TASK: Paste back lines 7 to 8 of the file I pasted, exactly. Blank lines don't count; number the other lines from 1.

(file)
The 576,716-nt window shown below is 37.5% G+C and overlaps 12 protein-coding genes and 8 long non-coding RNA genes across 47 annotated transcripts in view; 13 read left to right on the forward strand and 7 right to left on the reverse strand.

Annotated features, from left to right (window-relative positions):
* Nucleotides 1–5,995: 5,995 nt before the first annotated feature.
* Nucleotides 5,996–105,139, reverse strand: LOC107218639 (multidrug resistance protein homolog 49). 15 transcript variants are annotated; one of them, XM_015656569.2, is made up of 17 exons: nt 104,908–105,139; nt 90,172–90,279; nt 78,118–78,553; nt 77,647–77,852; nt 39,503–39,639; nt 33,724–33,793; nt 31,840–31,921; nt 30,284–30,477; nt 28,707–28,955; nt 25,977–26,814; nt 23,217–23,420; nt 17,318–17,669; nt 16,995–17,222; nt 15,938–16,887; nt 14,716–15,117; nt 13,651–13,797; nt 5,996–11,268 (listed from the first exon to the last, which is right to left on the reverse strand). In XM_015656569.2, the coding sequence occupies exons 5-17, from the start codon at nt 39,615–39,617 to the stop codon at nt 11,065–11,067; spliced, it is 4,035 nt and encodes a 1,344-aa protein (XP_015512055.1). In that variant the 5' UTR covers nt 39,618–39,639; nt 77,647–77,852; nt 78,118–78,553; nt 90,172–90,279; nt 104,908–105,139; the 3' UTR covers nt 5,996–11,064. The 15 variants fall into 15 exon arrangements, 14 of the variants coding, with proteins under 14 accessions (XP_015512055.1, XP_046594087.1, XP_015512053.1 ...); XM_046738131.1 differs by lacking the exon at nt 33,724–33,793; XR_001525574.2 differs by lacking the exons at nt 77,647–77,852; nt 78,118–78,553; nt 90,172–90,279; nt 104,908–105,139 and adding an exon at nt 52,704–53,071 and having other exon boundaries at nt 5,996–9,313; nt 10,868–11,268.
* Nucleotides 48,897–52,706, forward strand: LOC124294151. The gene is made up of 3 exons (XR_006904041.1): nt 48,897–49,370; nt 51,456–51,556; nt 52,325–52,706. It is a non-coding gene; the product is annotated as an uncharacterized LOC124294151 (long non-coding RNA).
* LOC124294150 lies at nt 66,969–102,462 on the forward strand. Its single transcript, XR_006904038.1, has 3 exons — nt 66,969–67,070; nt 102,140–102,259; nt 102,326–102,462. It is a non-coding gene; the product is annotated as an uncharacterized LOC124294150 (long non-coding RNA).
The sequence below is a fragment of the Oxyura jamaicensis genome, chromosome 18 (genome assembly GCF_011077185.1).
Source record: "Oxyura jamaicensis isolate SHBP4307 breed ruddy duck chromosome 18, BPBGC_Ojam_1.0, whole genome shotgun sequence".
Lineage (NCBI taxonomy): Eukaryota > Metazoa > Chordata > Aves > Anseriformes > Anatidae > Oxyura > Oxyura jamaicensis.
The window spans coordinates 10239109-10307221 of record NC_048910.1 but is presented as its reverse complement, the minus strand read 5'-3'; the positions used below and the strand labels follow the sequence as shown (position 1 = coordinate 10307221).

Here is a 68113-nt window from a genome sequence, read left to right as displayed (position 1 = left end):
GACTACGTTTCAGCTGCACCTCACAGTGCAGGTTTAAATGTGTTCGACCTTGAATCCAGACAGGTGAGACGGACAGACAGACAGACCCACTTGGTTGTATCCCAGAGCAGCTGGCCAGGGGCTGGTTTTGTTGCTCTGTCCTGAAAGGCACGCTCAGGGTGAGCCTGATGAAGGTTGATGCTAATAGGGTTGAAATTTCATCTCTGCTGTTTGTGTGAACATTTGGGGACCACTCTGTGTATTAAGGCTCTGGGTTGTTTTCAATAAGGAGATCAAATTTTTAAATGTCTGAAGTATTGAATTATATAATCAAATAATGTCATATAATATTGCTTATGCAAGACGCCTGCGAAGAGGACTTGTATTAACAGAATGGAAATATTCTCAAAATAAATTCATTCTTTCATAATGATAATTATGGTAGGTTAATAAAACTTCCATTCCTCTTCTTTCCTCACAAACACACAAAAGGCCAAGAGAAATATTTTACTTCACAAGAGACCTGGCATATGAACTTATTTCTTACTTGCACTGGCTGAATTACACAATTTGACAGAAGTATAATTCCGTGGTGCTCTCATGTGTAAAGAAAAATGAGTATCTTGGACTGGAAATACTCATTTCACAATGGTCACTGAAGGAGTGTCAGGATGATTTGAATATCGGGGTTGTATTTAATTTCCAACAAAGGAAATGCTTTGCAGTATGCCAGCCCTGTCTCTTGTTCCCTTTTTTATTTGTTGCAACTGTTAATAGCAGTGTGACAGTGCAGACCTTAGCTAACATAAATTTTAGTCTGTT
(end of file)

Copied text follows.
The sequence below is a fragment of the Oxyura jamaicensis genome, chromosome 18 (genome assembly GCF_011077185.1).
Source record: "Oxyura jamaicensis isolate SHBP4307 breed ruddy duck chromosome 18, BPBGC_Ojam_1.0, whole genome shotgun sequence".